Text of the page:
In early April, Bighorn Institute released an adult ewe from its captive herd into the northern Santa Rosa Mountains. Prior to her release, this ewe was health tested and fitted with a radio-collar and eartag. The capture and release went well and the ewe seems to be adjusting to her new environment. She has been seen with other sheep and looks great (good body condition, alert, etc.) We have now released 127 bighorn sheep into the wild over the years and this ewe is the 100th bighorn born in the captive herd that was released into the wild. This released ewe must survive in the wild for at least 4 months to be considered a successful release so we will continue to track her daily, but are certainly pleased with her progress so far.
We gave two presentations in the past month that were welcome opportunities for some bighorn education. In late March, we spoke at the Rancho Mirage Library on bighorn sheep in the Coachella Valley and beyond. In early April, we gave a presentation to the Coachella Valley Hiking Club at the Palm Desert Library. The presentations were well attended and there were very informative question/answer sessions following each talk. If you would like us to give a bighorn presentation, please give us a call at (760) 346-7334 or email us at email@example.com.
Bighorn Hikes for Members
On Thursday April 14th, Bighorn Institute took its monthly Bighorn Hike for Members in Palm Desert. The weather was beautiful and there were still a few wildflowers to enjoy as we glassed for bighorn sheep. Our next Bighorn Hike for Members will be Friday May 20th at 8:00am and we’d love to have you join us. Membership starts at just $25/year and is completely tax-deductible. Space is limited, no dogs, and you must RSVP for this first come first served hike. To sign up or for more information, please call us at 760-346-7334 or email us at firstname.lastname@example.org.
Lambs in the Wild
New lambs have been born since our last report and we have now documented around 50 lambs born in our study area from Palm Springs to La Quinta. They are growing quickly and many of the older lambs (3-4 months old) have noticeable horn growth. There has been abundant available vegetation, thanks to the January rain, so field conditions are quite favorable for now. There are already a number of sick lambs on the golf courses of La Quinta, which is expected as they graze in urban areas in unusually large groups where disease can spread easily. That said, the lambs in the natural habitat look good so far, but we will continue to monitor the sheep because we expect all ewes to give birth, but what’s critical is how many lambs survive to adulthood.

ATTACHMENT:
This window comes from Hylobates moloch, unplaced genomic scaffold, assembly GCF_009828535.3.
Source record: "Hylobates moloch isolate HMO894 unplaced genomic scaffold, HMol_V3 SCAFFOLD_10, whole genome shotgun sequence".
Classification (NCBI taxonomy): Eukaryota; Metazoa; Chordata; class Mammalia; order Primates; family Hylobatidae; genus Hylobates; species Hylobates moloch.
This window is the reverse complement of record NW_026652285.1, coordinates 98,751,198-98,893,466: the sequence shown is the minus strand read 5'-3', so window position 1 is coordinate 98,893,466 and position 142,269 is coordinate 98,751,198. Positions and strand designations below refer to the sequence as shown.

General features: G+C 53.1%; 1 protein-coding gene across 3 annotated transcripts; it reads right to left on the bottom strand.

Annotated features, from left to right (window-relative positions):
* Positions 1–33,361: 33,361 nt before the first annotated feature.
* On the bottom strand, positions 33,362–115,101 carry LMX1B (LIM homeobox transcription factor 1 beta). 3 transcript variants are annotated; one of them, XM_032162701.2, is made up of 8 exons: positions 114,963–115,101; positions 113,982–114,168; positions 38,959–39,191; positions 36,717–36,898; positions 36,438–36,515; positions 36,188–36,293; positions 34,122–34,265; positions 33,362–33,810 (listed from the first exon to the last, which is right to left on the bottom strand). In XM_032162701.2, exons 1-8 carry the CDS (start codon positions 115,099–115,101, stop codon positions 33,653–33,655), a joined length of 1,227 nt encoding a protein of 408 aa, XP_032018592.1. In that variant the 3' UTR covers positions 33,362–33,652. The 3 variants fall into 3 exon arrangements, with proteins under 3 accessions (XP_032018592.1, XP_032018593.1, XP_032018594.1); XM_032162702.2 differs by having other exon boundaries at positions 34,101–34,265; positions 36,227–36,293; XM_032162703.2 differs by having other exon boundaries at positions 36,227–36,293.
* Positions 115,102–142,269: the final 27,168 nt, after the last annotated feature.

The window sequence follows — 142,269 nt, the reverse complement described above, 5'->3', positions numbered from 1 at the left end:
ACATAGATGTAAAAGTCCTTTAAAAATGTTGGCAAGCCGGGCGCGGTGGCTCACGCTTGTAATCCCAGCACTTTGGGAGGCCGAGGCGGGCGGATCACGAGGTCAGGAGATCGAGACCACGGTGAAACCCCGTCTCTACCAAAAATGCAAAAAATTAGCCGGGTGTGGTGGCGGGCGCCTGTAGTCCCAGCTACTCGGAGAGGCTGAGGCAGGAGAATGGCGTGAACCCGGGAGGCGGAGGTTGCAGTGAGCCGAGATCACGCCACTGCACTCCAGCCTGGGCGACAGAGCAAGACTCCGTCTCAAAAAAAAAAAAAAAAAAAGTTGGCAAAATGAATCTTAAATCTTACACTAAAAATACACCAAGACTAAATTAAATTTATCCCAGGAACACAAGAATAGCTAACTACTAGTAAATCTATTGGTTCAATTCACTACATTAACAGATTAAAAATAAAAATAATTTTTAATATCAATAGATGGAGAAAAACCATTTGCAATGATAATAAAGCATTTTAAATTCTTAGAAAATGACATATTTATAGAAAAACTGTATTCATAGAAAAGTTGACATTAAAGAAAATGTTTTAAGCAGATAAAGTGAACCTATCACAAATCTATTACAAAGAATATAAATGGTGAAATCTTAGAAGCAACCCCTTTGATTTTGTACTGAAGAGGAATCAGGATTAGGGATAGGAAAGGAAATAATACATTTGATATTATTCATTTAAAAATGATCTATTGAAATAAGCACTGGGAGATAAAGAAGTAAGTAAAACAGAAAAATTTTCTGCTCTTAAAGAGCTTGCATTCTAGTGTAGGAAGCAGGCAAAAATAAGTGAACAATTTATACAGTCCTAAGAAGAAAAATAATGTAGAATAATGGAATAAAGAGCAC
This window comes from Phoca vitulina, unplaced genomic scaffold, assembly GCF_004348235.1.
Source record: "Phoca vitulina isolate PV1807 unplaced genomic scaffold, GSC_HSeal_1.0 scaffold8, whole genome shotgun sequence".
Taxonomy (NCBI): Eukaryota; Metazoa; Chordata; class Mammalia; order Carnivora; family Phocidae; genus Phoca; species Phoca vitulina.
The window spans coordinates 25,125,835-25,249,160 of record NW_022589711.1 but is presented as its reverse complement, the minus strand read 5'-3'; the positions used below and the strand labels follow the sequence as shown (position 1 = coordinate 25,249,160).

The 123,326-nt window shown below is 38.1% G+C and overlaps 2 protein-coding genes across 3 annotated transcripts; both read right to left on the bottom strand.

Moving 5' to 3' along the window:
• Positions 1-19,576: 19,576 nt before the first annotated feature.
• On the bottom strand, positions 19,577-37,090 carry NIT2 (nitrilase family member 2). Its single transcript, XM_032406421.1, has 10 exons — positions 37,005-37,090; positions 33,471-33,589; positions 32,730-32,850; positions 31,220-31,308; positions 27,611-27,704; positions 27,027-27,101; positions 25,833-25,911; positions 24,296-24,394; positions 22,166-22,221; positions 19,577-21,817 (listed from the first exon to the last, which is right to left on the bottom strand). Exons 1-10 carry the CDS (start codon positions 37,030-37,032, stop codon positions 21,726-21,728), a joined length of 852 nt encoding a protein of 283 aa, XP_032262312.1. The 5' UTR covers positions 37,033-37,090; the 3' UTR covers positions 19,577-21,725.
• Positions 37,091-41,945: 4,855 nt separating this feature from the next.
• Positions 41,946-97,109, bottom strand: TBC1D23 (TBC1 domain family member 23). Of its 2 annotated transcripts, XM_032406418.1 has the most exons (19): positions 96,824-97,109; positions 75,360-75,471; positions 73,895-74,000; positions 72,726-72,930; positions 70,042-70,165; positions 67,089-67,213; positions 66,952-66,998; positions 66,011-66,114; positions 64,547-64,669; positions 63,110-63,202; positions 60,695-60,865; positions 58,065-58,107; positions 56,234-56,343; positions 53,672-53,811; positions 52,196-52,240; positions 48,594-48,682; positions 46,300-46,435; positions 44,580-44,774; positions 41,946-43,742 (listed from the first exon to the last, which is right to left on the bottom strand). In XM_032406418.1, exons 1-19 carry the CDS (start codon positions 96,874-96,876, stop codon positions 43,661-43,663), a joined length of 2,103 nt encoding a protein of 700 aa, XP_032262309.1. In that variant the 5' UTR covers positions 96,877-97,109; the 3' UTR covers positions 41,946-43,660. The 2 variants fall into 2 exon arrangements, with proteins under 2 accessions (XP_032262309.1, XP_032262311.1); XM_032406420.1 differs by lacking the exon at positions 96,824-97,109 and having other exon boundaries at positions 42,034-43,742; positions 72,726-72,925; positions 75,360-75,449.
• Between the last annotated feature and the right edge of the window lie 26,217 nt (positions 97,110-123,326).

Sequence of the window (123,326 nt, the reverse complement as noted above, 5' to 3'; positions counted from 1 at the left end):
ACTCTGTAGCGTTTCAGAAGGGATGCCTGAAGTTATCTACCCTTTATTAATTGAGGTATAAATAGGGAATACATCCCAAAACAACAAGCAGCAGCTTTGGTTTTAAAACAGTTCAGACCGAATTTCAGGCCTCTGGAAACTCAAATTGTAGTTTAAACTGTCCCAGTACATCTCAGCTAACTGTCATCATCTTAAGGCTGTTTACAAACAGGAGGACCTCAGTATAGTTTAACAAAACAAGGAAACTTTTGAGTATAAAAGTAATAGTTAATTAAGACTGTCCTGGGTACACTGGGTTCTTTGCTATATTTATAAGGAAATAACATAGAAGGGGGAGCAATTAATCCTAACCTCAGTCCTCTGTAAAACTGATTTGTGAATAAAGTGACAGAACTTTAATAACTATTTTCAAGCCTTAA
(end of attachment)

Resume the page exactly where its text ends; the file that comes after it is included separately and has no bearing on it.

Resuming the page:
Citizen Science - You Can Help!
Have you seen bighorn sheep while out hiking? If so, we'd like to know about it. We have a new project on the iNaturalist app where we're getting the community involved in logging Peninsular desert bighorn sightings. This information helps us to keep track of the local herds as well as helps us to determine the number of bighorn, sex ratios, etc. It's free, it's easy and we hope you'll join Bighorn Institute's iNaturalist project and help with our conservation efforts. Please click on the photo for details.
It’s been an active year for snakes already and we’ve seen a number of snakes on our property including a Southwest Speckled Rattlesnake (Crotalus mitchellii pyrrhus) and a Red Racer (Coluber flagellum piceus). The Institute is on 300 acres of open desert with many native species of plants and animals on site. While bighorn sheep are our focus and passion, we have a deep appreciation for all that lives in the desert as each species plays a unique role in this beautiful ecosystem we call home.